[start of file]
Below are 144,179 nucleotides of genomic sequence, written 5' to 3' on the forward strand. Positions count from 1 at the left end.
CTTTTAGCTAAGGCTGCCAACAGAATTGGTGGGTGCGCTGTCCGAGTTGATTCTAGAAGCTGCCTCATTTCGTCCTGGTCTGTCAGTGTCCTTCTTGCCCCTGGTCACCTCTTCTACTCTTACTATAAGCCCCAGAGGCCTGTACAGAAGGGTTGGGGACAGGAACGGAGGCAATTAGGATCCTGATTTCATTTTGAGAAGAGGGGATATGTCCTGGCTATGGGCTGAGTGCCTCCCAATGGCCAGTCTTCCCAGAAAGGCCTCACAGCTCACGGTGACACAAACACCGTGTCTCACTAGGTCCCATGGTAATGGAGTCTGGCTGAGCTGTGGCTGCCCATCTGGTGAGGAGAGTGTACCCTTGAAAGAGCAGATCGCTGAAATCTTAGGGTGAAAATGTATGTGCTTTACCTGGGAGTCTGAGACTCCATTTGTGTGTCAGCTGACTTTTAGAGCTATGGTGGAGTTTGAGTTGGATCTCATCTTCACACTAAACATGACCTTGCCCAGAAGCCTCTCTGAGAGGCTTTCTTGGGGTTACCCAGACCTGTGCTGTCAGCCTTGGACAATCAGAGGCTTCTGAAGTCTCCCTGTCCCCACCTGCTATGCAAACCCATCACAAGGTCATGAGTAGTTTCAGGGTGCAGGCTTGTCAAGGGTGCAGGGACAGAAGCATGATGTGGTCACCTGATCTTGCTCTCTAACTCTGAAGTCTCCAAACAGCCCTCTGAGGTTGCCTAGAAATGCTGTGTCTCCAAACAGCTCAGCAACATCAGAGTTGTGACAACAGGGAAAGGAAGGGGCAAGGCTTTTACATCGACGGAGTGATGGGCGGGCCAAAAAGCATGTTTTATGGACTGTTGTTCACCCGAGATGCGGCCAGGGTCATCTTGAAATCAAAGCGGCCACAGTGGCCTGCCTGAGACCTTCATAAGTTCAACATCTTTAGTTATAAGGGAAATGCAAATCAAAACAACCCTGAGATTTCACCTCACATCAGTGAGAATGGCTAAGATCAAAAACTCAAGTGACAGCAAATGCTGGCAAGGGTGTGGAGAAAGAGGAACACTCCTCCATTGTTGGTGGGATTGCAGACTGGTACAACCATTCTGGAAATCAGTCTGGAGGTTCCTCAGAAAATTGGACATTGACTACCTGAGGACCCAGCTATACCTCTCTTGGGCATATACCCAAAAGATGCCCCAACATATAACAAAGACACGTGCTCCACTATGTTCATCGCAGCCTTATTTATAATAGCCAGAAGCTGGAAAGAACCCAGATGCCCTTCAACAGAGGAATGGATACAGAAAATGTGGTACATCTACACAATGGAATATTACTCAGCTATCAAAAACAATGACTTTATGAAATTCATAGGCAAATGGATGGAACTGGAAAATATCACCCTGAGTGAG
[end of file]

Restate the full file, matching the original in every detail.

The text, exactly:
Below are 144,179 nucleotides of genomic sequence, written 5' to 3' on the forward strand. Positions count from 1 at the left end.
CTTTTAGCTAAGGCTGCCAACAGAATTGGTGGGTGCGCTGTCCGAGTTGATTCTAGAAGCTGCCTCATTTCGTCCTGGTCTGTCAGTGTCCTTCTTGCCCCTGGTCACCTCTTCTACTCTTACTATAAGCCCCAGAGGCCTGTACAGAAGGGTTGGGGACAGGAACGGAGGCAATTAGGATCCTGATTTCATTTTGAGAAGAGGGGATATGTCCTGGCTATGGGCTGAGTGCCTCCCAATGGCCAGTCTTCCCAGAAAGGCCTCACAGCTCACGGTGACACAAACACCGTGTCTCACTAGGTCCCATGGTAATGGAGTCTGGCTGAGCTGTGGCTGCCCATCTGGTGAGGAGAGTGTACCCTTGAAAGAGCAGATCGCTGAAATCTTAGGGTGAAAATGTATGTGCTTTACCTGGGAGTCTGAGACTCCATTTGTGTGTCAGCTGACTTTTAGAGCTATGGTGGAGTTTGAGTTGGATCTCATCTTCACACTAAACATGACCTTGCCCAGAAGCCTCTCTGAGAGGCTTTCTTGGGGTTACCCAGACCTGTGCTGTCAGCCTTGGACAATCAGAGGCTTCTGAAGTCTCCCTGTCCCCACCTGCTATGCAAACCCATCACAAGGTCATGAGTAGTTTCAGGGTGCAGGCTTGTCAAGGGTGCAGGGACAGAAGCATGATGTGGTCACCTGATCTTGCTCTCTAACTCTGAAGTCTCCAAACAGCCCTCTGAGGTTGCCTAGAAATGCTGTGTCTCCAAACAGCTCAGCAACATCAGAGTTGTGACAACAGGGAAAGGAAGGGGCAAGGCTTTTACATCGACGGAGTGATGGGCGGGCCAAAAAGCATGTTTTATGGACTGTTGTTCACCCGAGATGCGGCCAGGGTCATCTTGAAATCAAAGCGGCCACAGTGGCCTGCCTGAGACCTTCATAAGTTCAACATCTTTAGTTATAAGGGAAATGCAAATCAAAACAACCCTGAGATTTCACCTCACATCAGTGAGAATGGCTAAGATCAAAAACTCAAGTGACAGCAAATGCTGGCAAGGGTGTGGAGAAAGAGGAACACTCCTCCATTGTTGGTGGGATTGCAGACTGGTACAACCATTCTGGAAATCAGTCTGGAGGTTCCTCAGAAAATTGGACATTGACTACCTGAGGACCCAGCTATACCTCTCTTGGGCATATACCCAAAAGATGCCCCAACATATAACAAAGACACGTGCTCCACTATGTTCATCGCAGCCTTATTTATAATAGCCAGAAGCTGGAAAGAACCCAGATGCCCTTCAACAGAGGAATGGATACAGAAAATGTGGTACATCTACACAATGGAATATTACTCAGCTATCAAAAACAATGACTTTATGAAATTCATAGGCAAATGGATGGAACTGGAAAATATCACCCTGAGTGAG